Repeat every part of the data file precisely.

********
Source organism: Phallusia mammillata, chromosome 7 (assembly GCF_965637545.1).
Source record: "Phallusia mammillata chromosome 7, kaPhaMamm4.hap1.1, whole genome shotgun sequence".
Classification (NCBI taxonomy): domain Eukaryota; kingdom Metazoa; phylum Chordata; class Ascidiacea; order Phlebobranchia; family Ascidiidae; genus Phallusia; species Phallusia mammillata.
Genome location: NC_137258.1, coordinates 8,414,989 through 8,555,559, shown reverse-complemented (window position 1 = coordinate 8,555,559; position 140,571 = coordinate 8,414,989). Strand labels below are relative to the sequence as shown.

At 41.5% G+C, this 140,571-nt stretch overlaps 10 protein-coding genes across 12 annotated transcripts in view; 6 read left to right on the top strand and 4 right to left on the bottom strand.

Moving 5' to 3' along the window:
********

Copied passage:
Source organism: Phallusia mammillata, chromosome 7 (assembly GCF_965637545.1).
Source record: "Phallusia mammillata chromosome 7, kaPhaMamm4.hap1.1, whole genome shotgun sequence".
Classification (NCBI taxonomy): domain Eukaryota; kingdom Metazoa; phylum Chordata; class Ascidiacea; order Phlebobranchia; family Ascidiidae; genus Phallusia; species Phallusia mammillata.
Genome location: NC_137258.1, coordinates 8,414,989 through 8,555,559, shown reverse-complemented (window position 1 = coordinate 8,555,559; position 140,571 = coordinate 8,414,989). Strand labels below are relative to the sequence as shown.

At 41.5% G+C, this 140,571-nt stretch overlaps 10 protein-coding genes across 12 annotated transcripts in view; 6 read left to right on the top strand and 4 right to left on the bottom strand.

Moving 5' to 3' along the window: